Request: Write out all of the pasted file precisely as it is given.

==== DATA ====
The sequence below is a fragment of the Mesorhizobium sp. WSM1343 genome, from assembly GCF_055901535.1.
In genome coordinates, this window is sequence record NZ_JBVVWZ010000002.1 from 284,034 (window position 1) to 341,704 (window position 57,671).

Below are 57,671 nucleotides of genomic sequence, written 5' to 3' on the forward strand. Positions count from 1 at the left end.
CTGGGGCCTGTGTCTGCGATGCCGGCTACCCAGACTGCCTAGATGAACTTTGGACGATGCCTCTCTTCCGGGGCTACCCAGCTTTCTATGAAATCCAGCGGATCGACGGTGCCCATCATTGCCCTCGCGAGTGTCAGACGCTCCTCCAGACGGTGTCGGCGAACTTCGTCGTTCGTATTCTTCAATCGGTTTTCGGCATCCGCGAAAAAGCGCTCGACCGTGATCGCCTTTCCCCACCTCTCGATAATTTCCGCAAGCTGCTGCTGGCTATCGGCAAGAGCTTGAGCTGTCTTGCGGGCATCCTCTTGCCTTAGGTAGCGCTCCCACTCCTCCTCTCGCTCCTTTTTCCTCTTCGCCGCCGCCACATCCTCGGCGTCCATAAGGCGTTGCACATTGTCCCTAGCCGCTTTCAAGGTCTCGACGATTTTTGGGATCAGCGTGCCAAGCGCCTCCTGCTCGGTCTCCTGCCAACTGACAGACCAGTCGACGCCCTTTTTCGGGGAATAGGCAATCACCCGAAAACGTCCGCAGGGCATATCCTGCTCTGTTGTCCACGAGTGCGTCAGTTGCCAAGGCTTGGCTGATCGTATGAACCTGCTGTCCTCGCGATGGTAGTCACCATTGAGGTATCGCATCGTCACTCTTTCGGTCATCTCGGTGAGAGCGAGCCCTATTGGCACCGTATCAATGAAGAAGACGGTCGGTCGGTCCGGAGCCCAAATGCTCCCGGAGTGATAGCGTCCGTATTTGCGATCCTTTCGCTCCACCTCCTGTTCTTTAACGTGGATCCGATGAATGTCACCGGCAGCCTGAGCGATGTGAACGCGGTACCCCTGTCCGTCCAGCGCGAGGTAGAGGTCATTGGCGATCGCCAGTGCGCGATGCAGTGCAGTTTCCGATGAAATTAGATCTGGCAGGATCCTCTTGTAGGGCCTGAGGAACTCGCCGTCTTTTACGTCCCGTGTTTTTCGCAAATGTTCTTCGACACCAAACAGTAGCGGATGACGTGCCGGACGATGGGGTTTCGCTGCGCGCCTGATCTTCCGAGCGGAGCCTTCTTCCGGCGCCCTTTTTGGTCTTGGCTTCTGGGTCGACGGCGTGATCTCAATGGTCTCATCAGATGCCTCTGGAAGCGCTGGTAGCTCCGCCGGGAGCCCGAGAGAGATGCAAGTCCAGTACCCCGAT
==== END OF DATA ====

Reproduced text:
The sequence below is a fragment of the Mesorhizobium sp. WSM1343 genome, from assembly GCF_055901535.1.
In genome coordinates, this window is sequence record NZ_JBVVWZ010000002.1 from 284,034 (window position 1) to 341,704 (window position 57,671).

Below are 57,671 nucleotides of genomic sequence, written 5' to 3' on the forward strand. Positions count from 1 at the left end.
CTGGGGCCTGTGTCTGCGATGCCGGCTACCCAGACTGCCTAGATGAACTTTGGACGATGCCTCTCTTCCGGGGCTACCCAGCTTTCTATGAAATCCAGCGGATCGACGGTGCCCATCATTGCCCTCGCGAGTGTCAGACGCTCCTCCAGACGGTGTCGGCGAACTTCGTCGTTCGTATTCTTCAATCGGTTTTCGGCATCCGCGAAAAAGCGCTCGACCGTGATCGCCTTTCCCCACCTCTCGATAATTTCCGCAAGCTGCTGCTGGCTATCGGCAAGAGCTTGAGCTGTCTTGCGGGCATCCTCTTGCCTTAGGTAGCGCTCCCACTCCTCCTCTCGCTCCTTTTTCCTCTTCGCCGCCGCCACATCCTCGGCGTCCATAAGGCGTTGCACATTGTCCCTAGCCGCTTTCAAGGTCTCGACGATTTTTGGGATCAGCGTGCCAAGCGCCTCCTGCTCGGTCTCCTGCCAACTGACAGACCAGTCGACGCCCTTTTTCGGGGAATAGGCAATCACCCGAAAACGTCCGCAGGGCATATCCTGCTCTGTTGTCCACGAGTGCGTCAGTTGCCAAGGCTTGGCTGATCGTATGAACCTGCTGTCCTCGCGATGGTAGTCACCATTGAGGTATCGCATCGTCACTCTTTCGGTCATCTCGGTGAGAGCGAGCCCTATTGGCACCGTATCAATGAAGAAGACGGTCGGTCGGTCCGGAGCCCAAATGCTCCCGGAGTGATAGCGTCCGTATTTGCGATCCTTTCGCTCCACCTCCTGTTCTTTAACGTGGATCCGATGAATGTCACCGGCAGCCTGAGCGATGTGAACGCGGTACCCCTGTCCGTCCAGCGCGAGGTAGAGGTCATTGGCGATCGCCAGTGCGCGATGCAGTGCAGTTTCCGATGAAATTAGATCTGGCAGGATCCTCTTGTAGGGCCTGAGGAACTCGCCGTCTTTTACGTCCCGTGTTTTTCGCAAATGTTCTTCGACACCAAACAGTAGCGGATGACGTGCCGGACGATGGGGTTTCGCTGCGCGCCTGATCTTCCGAGCGGAGCCTTCTTCCGGCGCCCTTTTTGGTCTTGGCTTCTGGGTCGACGGCGTGATCTCAATGGTCTCATCAGATGCCTCTGGAAGCGCTGGTAGCTCCGCCGGGAGCCCGAGAGAGATGCAAGTCCAGTACCCCGAT